A B.C. court judge has rejected the provincial government’s bid to have a case against its COVID-19 vaccine orders for health-care workers thrown out.
In a Wednesday decision, Justice Simon Coval dismissed the provincial health officer’s argument that the petitioners lack legal standing in the matter, finding instead they have a “public interest standing.”
The petition, which seeks to quash the double-immunization orders, is a “reasonable” way to bring forward important health-care issues that “transcend the interests of those directly involved,” he wrote.
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Last October, Dr. Bonnie Henry ordered staff in the bulk of health-care settings — including hospitals, long-term care homes and clinics — be fully-vaccinated to work on-site.
The non-profit Canadian Society for the Advancement of Science in Public Policy (CSASPP) argues the mandate is unconstitutional, and fails to accommodate people with religious objections, vaccination risks, immunity from prior infection, and a recent, negative COVID-19 test result.
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It requested a reconsideration of the orders in November, presenting a suite of safety alternatives and examples of jurisdictions with less restrictive approaches. The provincial health officer refused, however, claiming it sought exemptions on non-medical grounds.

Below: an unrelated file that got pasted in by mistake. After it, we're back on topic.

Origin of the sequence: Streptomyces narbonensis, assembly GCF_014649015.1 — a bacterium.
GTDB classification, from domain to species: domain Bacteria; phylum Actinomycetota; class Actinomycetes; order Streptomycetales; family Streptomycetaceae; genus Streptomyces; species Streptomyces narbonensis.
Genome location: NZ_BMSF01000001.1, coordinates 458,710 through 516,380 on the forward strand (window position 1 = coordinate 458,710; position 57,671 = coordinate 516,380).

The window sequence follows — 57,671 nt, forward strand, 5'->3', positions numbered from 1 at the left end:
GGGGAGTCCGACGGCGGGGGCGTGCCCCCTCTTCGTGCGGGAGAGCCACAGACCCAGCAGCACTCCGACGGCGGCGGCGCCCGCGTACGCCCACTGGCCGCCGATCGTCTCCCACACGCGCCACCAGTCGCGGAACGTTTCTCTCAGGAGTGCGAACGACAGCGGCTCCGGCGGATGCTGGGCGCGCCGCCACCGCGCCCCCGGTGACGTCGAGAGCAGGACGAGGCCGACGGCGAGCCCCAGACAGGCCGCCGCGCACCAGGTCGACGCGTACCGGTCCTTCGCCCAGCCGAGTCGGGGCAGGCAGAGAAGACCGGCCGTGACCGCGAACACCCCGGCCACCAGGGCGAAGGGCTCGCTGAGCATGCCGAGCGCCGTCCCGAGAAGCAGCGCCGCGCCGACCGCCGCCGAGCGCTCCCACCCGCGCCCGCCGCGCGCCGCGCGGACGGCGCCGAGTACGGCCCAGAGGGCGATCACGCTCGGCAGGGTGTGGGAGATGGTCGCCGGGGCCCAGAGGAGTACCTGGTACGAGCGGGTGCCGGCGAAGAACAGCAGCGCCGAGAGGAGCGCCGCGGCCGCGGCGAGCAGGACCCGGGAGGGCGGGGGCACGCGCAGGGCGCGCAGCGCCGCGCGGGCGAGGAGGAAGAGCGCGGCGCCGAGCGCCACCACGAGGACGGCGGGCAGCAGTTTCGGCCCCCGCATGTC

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Henry’s lawyers argued the CSASPP’s petition does not present a serious issue to the court as it contains “no adjudicative facts.” The advocacy group, they claimed, is a “purpose-built anti-COVID-19 measures entity,” and it has no history of involved in the issues identified in its petition.
The CSASPP claims an estimated 41 of its 170 members work in a health-care setting.
In his decision, Coval found the group satisfied “genuine interest” and engagement tests in the matter, evidenced primarily through the work it put into its November reconsideration request. The less intrusive safety measures it presented in that request raise “substantial questions” that are “clearly not frivolous,” he wrote.
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